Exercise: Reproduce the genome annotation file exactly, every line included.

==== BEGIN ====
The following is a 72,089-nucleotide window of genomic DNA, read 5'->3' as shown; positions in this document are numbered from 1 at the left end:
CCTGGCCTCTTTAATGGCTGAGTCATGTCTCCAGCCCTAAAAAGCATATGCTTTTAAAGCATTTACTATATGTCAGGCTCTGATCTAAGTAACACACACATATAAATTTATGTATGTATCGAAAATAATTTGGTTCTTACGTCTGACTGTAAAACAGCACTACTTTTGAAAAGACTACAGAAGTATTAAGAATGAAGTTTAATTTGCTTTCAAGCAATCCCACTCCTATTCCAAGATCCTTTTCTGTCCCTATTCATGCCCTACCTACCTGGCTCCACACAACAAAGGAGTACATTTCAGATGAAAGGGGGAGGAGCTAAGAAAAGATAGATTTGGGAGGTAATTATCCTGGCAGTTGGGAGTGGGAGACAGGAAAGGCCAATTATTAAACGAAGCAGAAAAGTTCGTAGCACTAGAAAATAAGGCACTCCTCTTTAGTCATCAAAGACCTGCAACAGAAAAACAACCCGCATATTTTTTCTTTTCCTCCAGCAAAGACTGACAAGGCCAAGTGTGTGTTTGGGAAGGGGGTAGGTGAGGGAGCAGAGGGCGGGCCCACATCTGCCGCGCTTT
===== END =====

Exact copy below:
The following is a 72,089-nucleotide window of genomic DNA, read 5'->3' as shown; positions in this document are numbered from 1 at the left end:
CCTGGCCTCTTTAATGGCTGAGTCATGTCTCCAGCCCTAAAAAGCATATGCTTTTAAAGCATTTACTATATGTCAGGCTCTGATCTAAGTAACACACACATATAAATTTATGTATGTATCGAAAATAATTTGGTTCTTACGTCTGACTGTAAAACAGCACTACTTTTGAAAAGACTACAGAAGTATTAAGAATGAAGTTTAATTTGCTTTCAAGCAATCCCACTCCTATTCCAAGATCCTTTTCTGTCCCTATTCATGCCCTACCTACCTGGCTCCACACAACAAAGGAGTACATTTCAGATGAAAGGGGGAGGAGCTAAGAAAAGATAGATTTGGGAGGTAATTATCCTGGCAGTTGGGAGTGGGAGACAGGAAAGGCCAATTATTAAACGAAGCAGAAAAGTTCGTAGCACTAGAAAATAAGGCACTCCTCTTTAGTCATCAAAGACCTGCAACAGAAAAACAACCCGCATATTTTTTCTTTTCCTCCAGCAAAGACTGACAAGGCCAAGTGTGTGTTTGGGAAGGGGGTAGGTGAGGGAGCAGAGGGCGGGCCCACATCTGCCGCGCTTT